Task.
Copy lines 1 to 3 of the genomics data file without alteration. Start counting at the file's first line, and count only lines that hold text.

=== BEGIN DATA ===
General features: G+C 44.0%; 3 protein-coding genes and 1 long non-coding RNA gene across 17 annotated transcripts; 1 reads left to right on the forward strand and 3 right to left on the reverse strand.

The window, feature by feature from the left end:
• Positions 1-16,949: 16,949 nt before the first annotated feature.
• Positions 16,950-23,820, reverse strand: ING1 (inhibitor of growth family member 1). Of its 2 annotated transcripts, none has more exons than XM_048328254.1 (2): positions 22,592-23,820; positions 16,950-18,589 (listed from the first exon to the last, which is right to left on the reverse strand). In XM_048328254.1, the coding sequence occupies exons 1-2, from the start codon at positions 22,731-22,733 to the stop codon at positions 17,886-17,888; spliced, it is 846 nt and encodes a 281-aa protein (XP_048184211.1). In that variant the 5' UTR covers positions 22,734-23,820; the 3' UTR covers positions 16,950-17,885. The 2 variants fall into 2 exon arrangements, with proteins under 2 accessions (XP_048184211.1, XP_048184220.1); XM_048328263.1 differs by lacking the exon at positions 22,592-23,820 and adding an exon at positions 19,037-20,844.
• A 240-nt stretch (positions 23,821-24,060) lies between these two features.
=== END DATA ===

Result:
General features: G+C 44.0%; 3 protein-coding genes and 1 long non-coding RNA gene across 17 annotated transcripts; 1 reads left to right on the forward strand and 3 right to left on the reverse strand.

The window, feature by feature from the left end:
• Positions 1-16,949: 16,949 nt before the first annotated feature.